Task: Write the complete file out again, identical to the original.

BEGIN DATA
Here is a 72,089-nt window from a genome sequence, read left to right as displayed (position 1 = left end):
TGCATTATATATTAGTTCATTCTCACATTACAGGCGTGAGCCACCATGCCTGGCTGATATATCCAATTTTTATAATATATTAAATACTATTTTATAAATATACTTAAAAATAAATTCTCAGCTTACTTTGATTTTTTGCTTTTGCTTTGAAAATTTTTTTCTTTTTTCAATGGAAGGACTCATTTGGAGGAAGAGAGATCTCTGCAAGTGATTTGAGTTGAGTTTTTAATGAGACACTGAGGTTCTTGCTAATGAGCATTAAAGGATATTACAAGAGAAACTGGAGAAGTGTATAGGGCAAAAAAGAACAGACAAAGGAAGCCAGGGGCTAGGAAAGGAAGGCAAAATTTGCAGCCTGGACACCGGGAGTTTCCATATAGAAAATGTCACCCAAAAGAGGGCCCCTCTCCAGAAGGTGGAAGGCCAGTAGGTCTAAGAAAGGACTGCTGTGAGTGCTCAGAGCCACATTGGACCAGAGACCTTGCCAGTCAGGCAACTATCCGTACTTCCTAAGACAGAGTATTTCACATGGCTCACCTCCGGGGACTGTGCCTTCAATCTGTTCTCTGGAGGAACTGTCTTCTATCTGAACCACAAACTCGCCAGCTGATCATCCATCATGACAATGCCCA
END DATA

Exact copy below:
Here is a 72,089-nt window from a genome sequence, read left to right as displayed (position 1 = left end):
TGCATTATATATTAGTTCATTCTCACATTACAGGCGTGAGCCACCATGCCTGGCTGATATATCCAATTTTTATAATATATTAAATACTATTTTATAAATATACTTAAAAATAAATTCTCAGCTTACTTTGATTTTTTGCTTTTGCTTTGAAAATTTTTTTCTTTTTTCAATGGAAGGACTCATTTGGAGGAAGAGAGATCTCTGCAAGTGATTTGAGTTGAGTTTTTAATGAGACACTGAGGTTCTTGCTAATGAGCATTAAAGGATATTACAAGAGAAACTGGAGAAGTGTATAGGGCAAAAAAGAACAGACAAAGGAAGCCAGGGGCTAGGAAAGGAAGGCAAAATTTGCAGCCTGGACACCGGGAGTTTCCATATAGAAAATGTCACCCAAAAGAGGGCCCCTCTCCAGAAGGTGGAAGGCCAGTAGGTCTAAGAAAGGACTGCTGTGAGTGCTCAGAGCCACATTGGACCAGAGACCTTGCCAGTCAGGCAACTATCCGTACTTCCTAAGACAGAGTATTTCACATGGCTCACCTCCGGGGACTGTGCCTTCAATCTGTTCTCTGGAGGAACTGTCTTCTATCTGAACCACAAACTCGCCAGCTGATCATCCATCATGACAATGCCCA